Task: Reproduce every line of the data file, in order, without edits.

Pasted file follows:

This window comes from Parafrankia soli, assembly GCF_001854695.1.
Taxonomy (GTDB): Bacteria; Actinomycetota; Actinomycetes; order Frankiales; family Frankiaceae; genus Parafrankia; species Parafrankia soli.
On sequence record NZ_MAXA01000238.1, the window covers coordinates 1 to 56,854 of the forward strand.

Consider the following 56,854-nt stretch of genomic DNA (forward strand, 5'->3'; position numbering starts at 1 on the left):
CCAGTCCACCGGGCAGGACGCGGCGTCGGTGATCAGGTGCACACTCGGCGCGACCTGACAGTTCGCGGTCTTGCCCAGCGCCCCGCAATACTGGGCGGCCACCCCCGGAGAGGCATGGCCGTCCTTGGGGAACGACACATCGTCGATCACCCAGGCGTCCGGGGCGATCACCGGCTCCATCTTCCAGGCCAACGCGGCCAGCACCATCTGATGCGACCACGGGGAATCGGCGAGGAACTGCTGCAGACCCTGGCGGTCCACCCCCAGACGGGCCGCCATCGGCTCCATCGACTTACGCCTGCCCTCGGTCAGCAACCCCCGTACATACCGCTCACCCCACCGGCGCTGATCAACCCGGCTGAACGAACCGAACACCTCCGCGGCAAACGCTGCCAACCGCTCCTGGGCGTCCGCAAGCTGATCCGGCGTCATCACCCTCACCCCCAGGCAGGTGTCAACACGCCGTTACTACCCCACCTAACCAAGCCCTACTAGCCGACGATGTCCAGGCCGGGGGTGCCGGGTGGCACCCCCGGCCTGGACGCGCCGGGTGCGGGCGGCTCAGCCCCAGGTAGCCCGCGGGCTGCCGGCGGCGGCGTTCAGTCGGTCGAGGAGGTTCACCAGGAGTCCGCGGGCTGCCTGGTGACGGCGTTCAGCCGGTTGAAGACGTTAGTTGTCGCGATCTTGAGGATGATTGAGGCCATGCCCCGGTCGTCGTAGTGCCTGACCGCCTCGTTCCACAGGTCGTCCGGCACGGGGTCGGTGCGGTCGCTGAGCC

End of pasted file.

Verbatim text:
This window comes from Parafrankia soli, assembly GCF_001854695.1.
Taxonomy (GTDB): Bacteria; Actinomycetota; Actinomycetes; order Frankiales; family Frankiaceae; genus Parafrankia; species Parafrankia soli.
On sequence record NZ_MAXA01000238.1, the window covers coordinates 1 to 56,854 of the forward strand.

Consider the following 56,854-nt stretch of genomic DNA (forward strand, 5'->3'; position numbering starts at 1 on the left):
CCAGTCCACCGGGCAGGACGCGGCGTCGGTGATCAGGTGCACACTCGGCGCGACCTGACAGTTCGCGGTCTTGCCCAGCGCCCCGCAATACTGGGCGGCCACCCCCGGAGAGGCATGGCCGTCCTTGGGGAACGACACATCGTCGATCACCCAGGCGTCCGGGGCGATCACCGGCTCCATCTTCCAGGCCAACGCGGCCAGCACCATCTGATGCGACCACGGGGAATCGGCGAGGAACTGCTGCAGACCCTGGCGGTCCACCCCCAGACGGGCCGCCATCGGCTCCATCGACTTACGCCTGCCCTCGGTCAGCAACCCCCGTACATACCGCTCACCCCACCGGCGCTGATCAACCCGGCTGAACGAACCGAACACCTCCGCGGCAAACGCTGCCAACCGCTCCTGGGCGTCCGCAAGCTGATCCGGCGTCATCACCCTCACCCCCAGGCAGGTGTCAACACGCCGTTACTACCCCACCTAACCAAGCCCTACTAGCCGACGATGTCCAGGCCGGGGGTGCCGGGTGGCACCCCCGGCCTGGACGCGCCGGGTGCGGGCGGCTCAGCCCCAGGTAGCCCGCGGGCTGCCGGCGGCGGCGTTCAGTCGGTCGAGGAGGTTCACCAGGAGTCCGCGGGCTGCCTGGTGACGGCGTTCAGCCGGTTGAAGACGTTAGTTGTCGCGATCTTGAGGATGATTGAGGCCATGCCCCGGTCGTCGTAGTGCCTGACCGCCTCGTTCCACAGGTCGTCCGGCACGGGGTCGGTGCGGTCGCTGAGCC